A company part-owned by Bono has won a planning battle in its opposition to a planned apartment scheme for Dalkey.
It follows Dun Laoghaire Rathdown County Council refusing planning permission to Elaine Wann for a three-storey, eight unit apartment scheme on Dalkey’s Castle Street.
The proposed apartment scheme would be adjacent to the Tramyard site which is owned by Clós Nua.
The U2 frontman has a one third share in Clós Nua that is behind plans to regenerate the Tramyard site and in an objection to the council, the firm claimed that the Wann apartment plan would ‘devalue’ the Tramyard site.
Now, in a comprehensive refusal, the council told Ms Wann that her apartment scheme "would seriously injure the amenities and depreciate the value of property in the vicinity".
The council pointed out the planned development is located within the Dalkey Village Architectural Conservation Area (ACA) and said the overall design of the proposed development, particularly the proposed mansard type roof “would be wholly inappropriate in the context of the historic village, would be visually intrusive and would set an unfavourable precedent”.
The Council said adapting the buildings in the manner proposed “fails to take account of the context and fails to enhance the Dalkey Village ACA”.
The Council added: “Furthermore, the proposed development would not integrate sympathetically or respectfully within the historic fabric of the streetscape. Therefore, the resultant scale, massing and design of the proposed roof form are considered unacceptable.”
The planning authority concluded the proposed development would detract from the character of the existing subject buildings, and surrounding streetscape and visual amenity of the area.
The objection lodged by Bono’s Clós Nua was one of five third party submissions lodged concerning the scheme.
The council planner’s report said the “recommendation for refusal may address the bulk of the third party concerns”.
The council refused planning permission after the local authority’s conservation officer recommended a refusal stating that the scheme “fails to contribute in a positive manner to the built character and form of Dalkey”.
Clós Nua secured planning permission to redevelop the former Trasmyard site in the centre of the south Dublin village in August 2021 in the face of stiff local opposition.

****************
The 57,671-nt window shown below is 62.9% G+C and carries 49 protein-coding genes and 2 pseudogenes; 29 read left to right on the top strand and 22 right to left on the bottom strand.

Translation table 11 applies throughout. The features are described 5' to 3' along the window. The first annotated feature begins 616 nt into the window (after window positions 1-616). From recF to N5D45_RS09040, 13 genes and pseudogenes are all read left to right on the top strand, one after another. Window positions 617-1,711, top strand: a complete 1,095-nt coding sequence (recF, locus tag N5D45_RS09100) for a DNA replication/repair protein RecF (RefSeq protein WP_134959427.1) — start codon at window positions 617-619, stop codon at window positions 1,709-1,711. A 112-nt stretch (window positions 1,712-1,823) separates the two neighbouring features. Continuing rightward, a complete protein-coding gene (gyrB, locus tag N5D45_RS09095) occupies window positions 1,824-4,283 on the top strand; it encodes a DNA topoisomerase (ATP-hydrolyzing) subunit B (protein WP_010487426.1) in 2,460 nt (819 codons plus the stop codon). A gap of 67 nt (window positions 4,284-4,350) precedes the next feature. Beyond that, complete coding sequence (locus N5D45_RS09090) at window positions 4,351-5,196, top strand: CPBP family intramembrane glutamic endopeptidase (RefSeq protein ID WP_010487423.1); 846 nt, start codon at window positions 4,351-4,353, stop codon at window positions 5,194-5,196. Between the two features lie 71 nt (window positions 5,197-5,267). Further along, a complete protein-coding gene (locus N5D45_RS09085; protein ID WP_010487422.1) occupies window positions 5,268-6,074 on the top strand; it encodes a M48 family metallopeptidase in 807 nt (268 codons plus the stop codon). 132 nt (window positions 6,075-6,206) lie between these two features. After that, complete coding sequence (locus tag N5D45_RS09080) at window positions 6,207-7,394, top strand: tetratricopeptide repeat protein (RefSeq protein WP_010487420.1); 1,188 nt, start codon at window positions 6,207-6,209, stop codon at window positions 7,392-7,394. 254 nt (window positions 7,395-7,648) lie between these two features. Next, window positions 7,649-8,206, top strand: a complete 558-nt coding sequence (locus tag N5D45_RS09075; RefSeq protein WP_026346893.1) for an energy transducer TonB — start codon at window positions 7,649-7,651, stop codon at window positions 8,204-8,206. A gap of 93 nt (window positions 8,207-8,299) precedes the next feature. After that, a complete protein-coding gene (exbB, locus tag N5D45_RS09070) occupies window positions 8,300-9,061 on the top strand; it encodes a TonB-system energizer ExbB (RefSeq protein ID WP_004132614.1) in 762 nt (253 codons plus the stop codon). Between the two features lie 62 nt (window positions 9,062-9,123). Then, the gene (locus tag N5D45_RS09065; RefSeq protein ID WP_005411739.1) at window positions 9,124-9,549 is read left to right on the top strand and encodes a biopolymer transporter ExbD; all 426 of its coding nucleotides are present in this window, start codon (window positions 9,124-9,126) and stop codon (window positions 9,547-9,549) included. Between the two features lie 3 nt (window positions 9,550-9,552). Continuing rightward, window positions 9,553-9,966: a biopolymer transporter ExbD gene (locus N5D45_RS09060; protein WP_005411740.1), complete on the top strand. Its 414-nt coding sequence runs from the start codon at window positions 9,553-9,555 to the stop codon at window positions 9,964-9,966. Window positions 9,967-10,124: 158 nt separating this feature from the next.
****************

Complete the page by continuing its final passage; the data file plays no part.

Consultants for Clós Nua - part owned by Bono and Belfast-born hotelier and property developer Paddy McKillen Snr - claimed the eight unit apartment scheme next door at 16/17 and 18 Dalkey’s Castle Street is “unacceptable”.
Clós Nua purchased the Tramyard site for a reported €3m to allow the regeneration plans to be lodged.
Planning consultant for Clós Nua, Suzanne McClure of Brock McClure claimed the apartment scheme “represents significant overdevelopment that is entirely disproportionate for this small infill site”.
Ms McClure claimed the apartment scheme would ultimately devalue the Tramyard site and adversely impact its vitality and viability along with that of Castle Street.
In its submission on behalf of the Tramyard owners, Ms McClure told Council that “construction on the (Tramyard) project is due to commence in the near future”.
Ms McClure claimed the scheme will have a “disproportionate impact” on the Tramyard site.
Ms McClure said the scheme “is inappropriate, presents overdevelopment and is incongruous in the context of surrounding buildings”.
Ms McClure argued the scheme “would constitute a form of development out of character and unsympathetic to its location in a Conservation Area in the centre of the Heritage Town of Dalkey”.
Ms McClure claimed as a result of the “overbearing nature” of the apartment plan proposal, the Tramyard site at 16a Castle Street “will experience a significant loss of amenity and privacy”.